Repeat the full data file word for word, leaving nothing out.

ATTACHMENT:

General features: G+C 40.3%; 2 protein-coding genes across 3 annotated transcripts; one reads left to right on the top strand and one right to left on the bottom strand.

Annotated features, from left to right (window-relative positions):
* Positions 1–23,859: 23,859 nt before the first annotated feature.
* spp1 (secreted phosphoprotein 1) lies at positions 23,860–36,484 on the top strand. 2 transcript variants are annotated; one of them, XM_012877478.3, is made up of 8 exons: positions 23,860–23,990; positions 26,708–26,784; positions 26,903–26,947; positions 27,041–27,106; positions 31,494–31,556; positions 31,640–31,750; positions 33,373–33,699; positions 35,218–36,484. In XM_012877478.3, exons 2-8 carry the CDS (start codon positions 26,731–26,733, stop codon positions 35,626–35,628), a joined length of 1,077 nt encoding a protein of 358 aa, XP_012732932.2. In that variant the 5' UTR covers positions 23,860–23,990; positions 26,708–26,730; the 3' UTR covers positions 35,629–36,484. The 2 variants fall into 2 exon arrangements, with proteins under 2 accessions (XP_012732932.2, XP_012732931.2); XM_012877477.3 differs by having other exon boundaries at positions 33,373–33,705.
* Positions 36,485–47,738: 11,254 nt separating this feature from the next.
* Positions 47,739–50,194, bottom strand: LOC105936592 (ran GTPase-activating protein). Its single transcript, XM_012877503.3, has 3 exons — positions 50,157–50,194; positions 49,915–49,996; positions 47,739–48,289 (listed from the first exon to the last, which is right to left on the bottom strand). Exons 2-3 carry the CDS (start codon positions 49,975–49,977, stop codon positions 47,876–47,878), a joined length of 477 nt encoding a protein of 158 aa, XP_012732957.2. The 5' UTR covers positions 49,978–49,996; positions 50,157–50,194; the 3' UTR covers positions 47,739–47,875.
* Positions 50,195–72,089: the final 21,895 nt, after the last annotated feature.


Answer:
General features: G+C 40.3%; 2 protein-coding genes across 3 annotated transcripts; one reads left to right on the top strand and one right to left on the bottom strand.

Annotated features, from left to right (window-relative positions):
* Positions 1–23,859: 23,859 nt before the first annotated feature.
* spp1 (secreted phosphoprotein 1) lies at positions 23,860–36,484 on the top strand. 2 transcript variants are annotated; one of them, XM_012877478.3, is made up of 8 exons: positions 23,860–23,990; positions 26,708–26,784; positions 26,903–26,947; positions 27,041–27,106; positions 31,494–31,556; positions 31,640–31,750; positions 33,373–33,699; positions 35,218–36,484. In XM_012877478.3, exons 2-8 carry the CDS (start codon positions 26,731–26,733, stop codon positions 35,626–35,628), a joined length of 1,077 nt encoding a protein of 358 aa, XP_012732932.2. In that variant the 5' UTR covers positions 23,860–23,990; positions 26,708–26,730; the 3' UTR covers positions 35,629–36,484. The 2 variants fall into 2 exon arrangements, with proteins under 2 accessions (XP_012732932.2, XP_012732931.2); XM_012877477.3 differs by having other exon boundaries at positions 33,373–33,705.
* Positions 36,485–47,738: 11,254 nt separating this feature from the next.
* Positions 47,739–50,194, bottom strand: LOC105936592 (ran GTPase-activating protein). Its single transcript, XM_012877503.3, has 3 exons — positions 50,157–50,194; positions 49,915–49,996; positions 47,739–48,289 (listed from the first exon to the last, which is right to left on the bottom strand). Exons 2-3 carry the CDS (start codon positions 49,975–49,977, stop codon positions 47,876–47,878), a joined length of 477 nt encoding a protein of 158 aa, XP_012732957.2. The 5' UTR covers positions 49,978–49,996; positions 50,157–50,194; the 3' UTR covers positions 47,739–47,875.
* Positions 50,195–72,089: the final 21,895 nt, after the last annotated feature.